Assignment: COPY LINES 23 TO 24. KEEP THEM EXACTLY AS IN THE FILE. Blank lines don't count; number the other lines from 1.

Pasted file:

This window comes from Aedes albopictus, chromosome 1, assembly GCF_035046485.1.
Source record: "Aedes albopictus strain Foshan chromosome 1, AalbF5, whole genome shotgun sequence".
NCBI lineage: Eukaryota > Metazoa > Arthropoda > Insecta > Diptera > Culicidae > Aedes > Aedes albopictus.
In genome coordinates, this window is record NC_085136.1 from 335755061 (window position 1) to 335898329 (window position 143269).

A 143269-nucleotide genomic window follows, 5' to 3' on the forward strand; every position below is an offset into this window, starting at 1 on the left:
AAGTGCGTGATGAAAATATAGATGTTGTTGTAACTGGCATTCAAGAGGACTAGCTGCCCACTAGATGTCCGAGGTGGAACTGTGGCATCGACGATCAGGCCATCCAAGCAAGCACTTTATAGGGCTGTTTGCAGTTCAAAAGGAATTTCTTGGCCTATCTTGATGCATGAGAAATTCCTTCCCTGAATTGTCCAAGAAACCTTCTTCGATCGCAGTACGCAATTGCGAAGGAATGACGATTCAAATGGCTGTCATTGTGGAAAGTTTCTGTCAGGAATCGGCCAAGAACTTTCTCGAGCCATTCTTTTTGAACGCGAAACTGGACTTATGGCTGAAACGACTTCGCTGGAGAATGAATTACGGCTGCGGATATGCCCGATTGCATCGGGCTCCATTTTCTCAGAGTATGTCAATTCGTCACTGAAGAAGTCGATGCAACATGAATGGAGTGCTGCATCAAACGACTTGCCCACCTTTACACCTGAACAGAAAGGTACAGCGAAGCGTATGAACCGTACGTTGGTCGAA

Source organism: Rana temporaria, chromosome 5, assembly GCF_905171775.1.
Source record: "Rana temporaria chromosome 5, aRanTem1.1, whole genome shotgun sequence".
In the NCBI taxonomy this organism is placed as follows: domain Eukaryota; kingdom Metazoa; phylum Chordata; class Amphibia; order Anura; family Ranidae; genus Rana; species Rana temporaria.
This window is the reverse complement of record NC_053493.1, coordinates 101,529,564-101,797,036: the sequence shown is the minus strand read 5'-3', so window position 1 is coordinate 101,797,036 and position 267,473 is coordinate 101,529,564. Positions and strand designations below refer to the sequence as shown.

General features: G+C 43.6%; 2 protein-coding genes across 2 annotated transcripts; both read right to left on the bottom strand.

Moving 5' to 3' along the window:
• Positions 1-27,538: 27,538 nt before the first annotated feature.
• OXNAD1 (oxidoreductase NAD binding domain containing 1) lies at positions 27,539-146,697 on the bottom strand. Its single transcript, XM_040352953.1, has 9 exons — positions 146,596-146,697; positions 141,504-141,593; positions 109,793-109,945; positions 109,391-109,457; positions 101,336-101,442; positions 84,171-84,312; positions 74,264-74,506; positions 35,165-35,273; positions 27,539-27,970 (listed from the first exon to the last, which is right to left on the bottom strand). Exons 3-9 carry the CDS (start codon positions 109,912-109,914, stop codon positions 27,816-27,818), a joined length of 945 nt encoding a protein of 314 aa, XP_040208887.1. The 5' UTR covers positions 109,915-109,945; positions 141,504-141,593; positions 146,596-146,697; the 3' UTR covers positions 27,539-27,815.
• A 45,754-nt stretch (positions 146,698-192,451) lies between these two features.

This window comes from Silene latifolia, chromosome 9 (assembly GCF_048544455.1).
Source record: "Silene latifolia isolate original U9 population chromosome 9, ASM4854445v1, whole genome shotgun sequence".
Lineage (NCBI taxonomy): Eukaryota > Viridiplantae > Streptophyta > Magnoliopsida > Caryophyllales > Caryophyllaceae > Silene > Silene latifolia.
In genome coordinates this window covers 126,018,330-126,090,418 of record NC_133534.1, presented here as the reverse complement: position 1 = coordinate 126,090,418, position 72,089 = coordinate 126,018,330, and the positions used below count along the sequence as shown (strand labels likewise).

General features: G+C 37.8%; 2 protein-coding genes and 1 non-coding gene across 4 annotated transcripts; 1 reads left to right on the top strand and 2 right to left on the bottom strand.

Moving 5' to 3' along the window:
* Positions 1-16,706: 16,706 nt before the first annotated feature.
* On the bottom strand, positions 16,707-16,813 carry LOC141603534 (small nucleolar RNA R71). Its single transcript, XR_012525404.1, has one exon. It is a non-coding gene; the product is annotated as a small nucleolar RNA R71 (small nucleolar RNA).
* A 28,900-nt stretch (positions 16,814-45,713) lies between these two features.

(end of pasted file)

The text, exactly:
* On the bottom strand, positions 16,707-16,813 carry LOC141603534 (small nucleolar RNA R71). Its single transcript, XR_012525404.1, has one exon. It is a non-coding gene; the product is annotated as a small nucleolar RNA R71 (small nucleolar RNA).
* A 28,900-nt stretch (positions 16,814-45,713) lies between these two features.